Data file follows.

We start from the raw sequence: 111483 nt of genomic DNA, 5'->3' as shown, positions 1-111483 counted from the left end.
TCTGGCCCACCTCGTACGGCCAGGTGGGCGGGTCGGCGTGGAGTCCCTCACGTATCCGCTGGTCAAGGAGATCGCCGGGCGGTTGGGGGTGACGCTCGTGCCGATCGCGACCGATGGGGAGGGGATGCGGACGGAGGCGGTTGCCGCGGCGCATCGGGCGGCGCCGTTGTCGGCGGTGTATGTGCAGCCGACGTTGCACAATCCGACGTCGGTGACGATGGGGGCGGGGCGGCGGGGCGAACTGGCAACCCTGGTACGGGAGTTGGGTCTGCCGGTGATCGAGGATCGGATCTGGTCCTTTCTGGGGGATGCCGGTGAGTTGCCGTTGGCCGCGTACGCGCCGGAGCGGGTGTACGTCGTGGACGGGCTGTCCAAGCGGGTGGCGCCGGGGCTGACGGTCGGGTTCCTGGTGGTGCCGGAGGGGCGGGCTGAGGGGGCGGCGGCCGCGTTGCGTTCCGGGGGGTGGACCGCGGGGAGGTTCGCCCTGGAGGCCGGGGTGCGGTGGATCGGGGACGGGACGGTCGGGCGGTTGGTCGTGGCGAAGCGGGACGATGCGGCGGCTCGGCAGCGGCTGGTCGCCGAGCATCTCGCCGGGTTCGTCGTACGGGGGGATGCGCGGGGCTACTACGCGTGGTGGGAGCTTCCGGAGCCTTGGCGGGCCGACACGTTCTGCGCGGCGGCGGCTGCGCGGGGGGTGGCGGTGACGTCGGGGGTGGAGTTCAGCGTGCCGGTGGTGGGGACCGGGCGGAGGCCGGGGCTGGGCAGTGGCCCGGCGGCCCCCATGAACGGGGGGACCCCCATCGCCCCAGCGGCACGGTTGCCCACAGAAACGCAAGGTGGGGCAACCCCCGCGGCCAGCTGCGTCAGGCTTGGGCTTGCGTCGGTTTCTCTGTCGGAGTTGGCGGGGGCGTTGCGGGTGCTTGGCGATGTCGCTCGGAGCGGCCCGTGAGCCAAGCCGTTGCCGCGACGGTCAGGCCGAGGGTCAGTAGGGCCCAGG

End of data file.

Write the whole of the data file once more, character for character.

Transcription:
We start from the raw sequence: 111483 nt of genomic DNA, 5'->3' as shown, positions 1-111483 counted from the left end.
TCTGGCCCACCTCGTACGGCCAGGTGGGCGGGTCGGCGTGGAGTCCCTCACGTATCCGCTGGTCAAGGAGATCGCCGGGCGGTTGGGGGTGACGCTCGTGCCGATCGCGACCGATGGGGAGGGGATGCGGACGGAGGCGGTTGCCGCGGCGCATCGGGCGGCGCCGTTGTCGGCGGTGTATGTGCAGCCGACGTTGCACAATCCGACGTCGGTGACGATGGGGGCGGGGCGGCGGGGCGAACTGGCAACCCTGGTACGGGAGTTGGGTCTGCCGGTGATCGAGGATCGGATCTGGTCCTTTCTGGGGGATGCCGGTGAGTTGCCGTTGGCCGCGTACGCGCCGGAGCGGGTGTACGTCGTGGACGGGCTGTCCAAGCGGGTGGCGCCGGGGCTGACGGTCGGGTTCCTGGTGGTGCCGGAGGGGCGGGCTGAGGGGGCGGCGGCCGCGTTGCGTTCCGGGGGGTGGACCGCGGGGAGGTTCGCCCTGGAGGCCGGGGTGCGGTGGATCGGGGACGGGACGGTCGGGCGGTTGGTCGTGGCGAAGCGGGACGATGCGGCGGCTCGGCAGCGGCTGGTCGCCGAGCATCTCGCCGGGTTCGTCGTACGGGGGGATGCGCGGGGCTACTACGCGTGGTGGGAGCTTCCGGAGCCTTGGCGGGCCGACACGTTCTGCGCGGCGGCGGCTGCGCGGGGGGTGGCGGTGACGTCGGGGGTGGAGTTCAGCGTGCCGGTGGTGGGGACCGGGCGGAGGCCGGGGCTGGGCAGTGGCCCGGCGGCCCCCATGAACGGGGGGACCCCCATCGCCCCAGCGGCACGGTTGCCCACAGAAACGCAAGGTGGGGCAACCCCCGCGGCCAGCTGCGTCAGGCTTGGGCTTGCGTCGGTTTCTCTGTCGGAGTTGGCGGGGGCGTTGCGGGTGCTTGGCGATGTCGCTCGGAGCGGCCCGTGAGCCAAGCCGTTGCCGCGACGGTCAGGCCGAGGGTCAGTAGGGCCCAGG